Photo courtesy of Costa Farms

Pothos

Have fun with pothos as you can grow it in a hanging basket to allow the foliage to trail down, trellis it up or allow it to grow horizontally across a shelf or on a cabinet. It has a beautiful green foliage with specks of white, yellow or cream mixed in. It can grow in any kind of light, with low humidity. Keep the soil moist, so water it when the top inch of the soil is dry.

Laura from Garden Answer shows off some low light houseplants that are perfect for anyone looking to get started.

 

Happy Houseplants Need Food:

 

Not your average houseplant – Bromeliads

Growing bromeliads indoors is a wonderful way to welcome vibrant colors and live foliage into your space. While they have a reputation for being difficult to grow, they are just different than the average houseplant. They are adaptable to their surroundings, low maintenance and offer long-lasting blooms.

Bromeliads that grow in soil are best to use as houseplants. There are four varieties that are best for bringing indoors: Billbergia, Cryptanthus, Guzmania, and Neoregelia. These are most recognizable for their spikey blooms and can be solid in color or have a variegated stripe to them.

Photo courtesy of Costa Farms

How to Grow Basics:

  1. Light

Each variety grown indoors likes their light a bit different. Generally placing them in bright, indirect light is fine, but be sure to check plant tags as some prefer shaded areas.

  1. Potting

Bromeliads should be potted at the base of leaves to give the roots enough to secure it to the soil. A 4-6 inch pot is a great starter, but keep an eye on your plant and place it in a bigger container if it begins to lean or fall over. Use a barky, airy, well-draining soil, such as Espoma’s Orchid Mix for orchids and bromeliads.

  1. Temperature and Humidity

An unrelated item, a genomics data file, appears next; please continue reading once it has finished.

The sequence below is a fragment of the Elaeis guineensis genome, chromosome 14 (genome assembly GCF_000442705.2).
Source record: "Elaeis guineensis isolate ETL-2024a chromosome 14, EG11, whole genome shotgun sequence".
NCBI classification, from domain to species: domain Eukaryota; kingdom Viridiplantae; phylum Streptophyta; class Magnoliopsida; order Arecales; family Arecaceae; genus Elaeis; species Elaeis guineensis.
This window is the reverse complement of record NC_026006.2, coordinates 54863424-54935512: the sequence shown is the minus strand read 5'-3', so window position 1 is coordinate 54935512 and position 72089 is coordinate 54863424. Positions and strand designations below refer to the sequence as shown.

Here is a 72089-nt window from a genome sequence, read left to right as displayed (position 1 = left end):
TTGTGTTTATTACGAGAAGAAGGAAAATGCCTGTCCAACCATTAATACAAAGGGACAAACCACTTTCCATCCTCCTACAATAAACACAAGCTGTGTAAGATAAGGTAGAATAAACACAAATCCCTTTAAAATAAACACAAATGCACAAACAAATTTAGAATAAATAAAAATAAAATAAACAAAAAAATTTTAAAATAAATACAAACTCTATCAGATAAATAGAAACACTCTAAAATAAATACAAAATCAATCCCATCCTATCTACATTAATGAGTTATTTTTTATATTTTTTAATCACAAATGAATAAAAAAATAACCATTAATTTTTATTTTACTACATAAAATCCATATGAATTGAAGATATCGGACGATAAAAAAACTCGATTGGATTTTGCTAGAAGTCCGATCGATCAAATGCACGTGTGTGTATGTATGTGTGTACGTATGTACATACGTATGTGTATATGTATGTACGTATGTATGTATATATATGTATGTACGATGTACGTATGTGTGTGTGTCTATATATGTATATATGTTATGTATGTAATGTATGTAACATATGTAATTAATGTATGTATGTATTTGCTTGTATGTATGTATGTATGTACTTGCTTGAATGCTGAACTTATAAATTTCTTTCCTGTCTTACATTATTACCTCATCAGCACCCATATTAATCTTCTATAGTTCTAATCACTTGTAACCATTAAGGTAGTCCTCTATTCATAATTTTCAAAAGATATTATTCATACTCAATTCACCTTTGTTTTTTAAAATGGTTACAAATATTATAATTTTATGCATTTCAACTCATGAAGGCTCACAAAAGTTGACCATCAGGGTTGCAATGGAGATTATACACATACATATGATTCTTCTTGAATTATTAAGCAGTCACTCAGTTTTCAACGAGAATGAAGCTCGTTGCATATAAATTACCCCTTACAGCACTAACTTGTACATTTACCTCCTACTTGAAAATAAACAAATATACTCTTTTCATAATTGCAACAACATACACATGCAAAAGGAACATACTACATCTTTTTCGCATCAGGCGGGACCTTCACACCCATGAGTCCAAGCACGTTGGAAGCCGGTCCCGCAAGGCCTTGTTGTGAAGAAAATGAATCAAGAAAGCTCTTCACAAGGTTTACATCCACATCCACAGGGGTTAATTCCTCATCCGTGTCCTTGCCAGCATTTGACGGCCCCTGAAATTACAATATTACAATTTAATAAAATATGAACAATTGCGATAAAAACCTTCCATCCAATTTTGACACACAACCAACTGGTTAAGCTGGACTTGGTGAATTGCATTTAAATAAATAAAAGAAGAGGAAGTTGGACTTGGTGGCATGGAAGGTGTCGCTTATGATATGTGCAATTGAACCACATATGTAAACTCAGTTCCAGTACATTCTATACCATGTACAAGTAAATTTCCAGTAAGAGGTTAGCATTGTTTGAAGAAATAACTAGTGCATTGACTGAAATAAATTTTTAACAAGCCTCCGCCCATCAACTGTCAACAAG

Potted bromeliads adjust to the temperature around them. They are happy in the temperature you keep your home – anywhere from 35 degrees to 95 degrees. When the temperature increases, increase the humidity around your plant by misting water or using a pebble plant tray. Like most plants, you should keep them away from heating and air vents so they don’t dry out.

  1. Fertilizer

Use a slow release fertilizer, such as Espoma’s Indoor! liquid fertilizer once a month. Simply mix it in with your watering can and follow the instructions on the bottle.

Already have a bromeliad that needs more room? Watch Summer Rayne repot her bromeliad.

 

Products Needed:

Espoma Organic Orchid Mix

 

Create a Spa in Your Bathroom

Every room in your house looks cozier and more beautiful filled with houseplants. It’s especially true of your bathroom. Who wouldn’t want a lush, tropical, spa feel at home? In fact, your bathroom is perfect for tropical plants because they love a humid environment.

Research shows that having plants around makes people feel calm, happy, and relaxed. Making them perfect for some spa time. And some houseplants actually purify the air. Ivy can remove 75% of mold spores in a room, which is important if you have allergies. Plants can pull dust from the air to help you breathe easier.

Not sure about the bathroom spa? Find out which plants thrive in your bedroom, living room and kitchen.

Here are our plant picks for your bathroom –

Photo courtesy of Costa Farms

Nerve Plants – Small Plant for Low Light

Nerve plants have colorful foliage that’s so attractive they don’t need flowers. Try adding one to a shelf, the corner of the counter or even hanging from a hook. Nerve plants grow best in medium to low light. If you have sheer curtains you could even grow them in full sun. Water when the surface of the soil is just starting to dry out. They like moist soil but not too wet. Feed them on a monthly basis with Indoor! liquid plant food to keep them healthy.

Photo courtesy of Costa Farms

Peace Lily – Medium-Large Plant for Low Light

If you are lucky enough to have a lot of space in your bathroom but not a lot of light, you can go large and tropical. Try this easy to grow Jungle Queen. The more it grows, the more spectacular it becomes. It tolerates low light but will grow faster and larger with more direct sunlight. Water regularly to keep the soil evenly moist and feed once a month with Indoor! liquid plant food.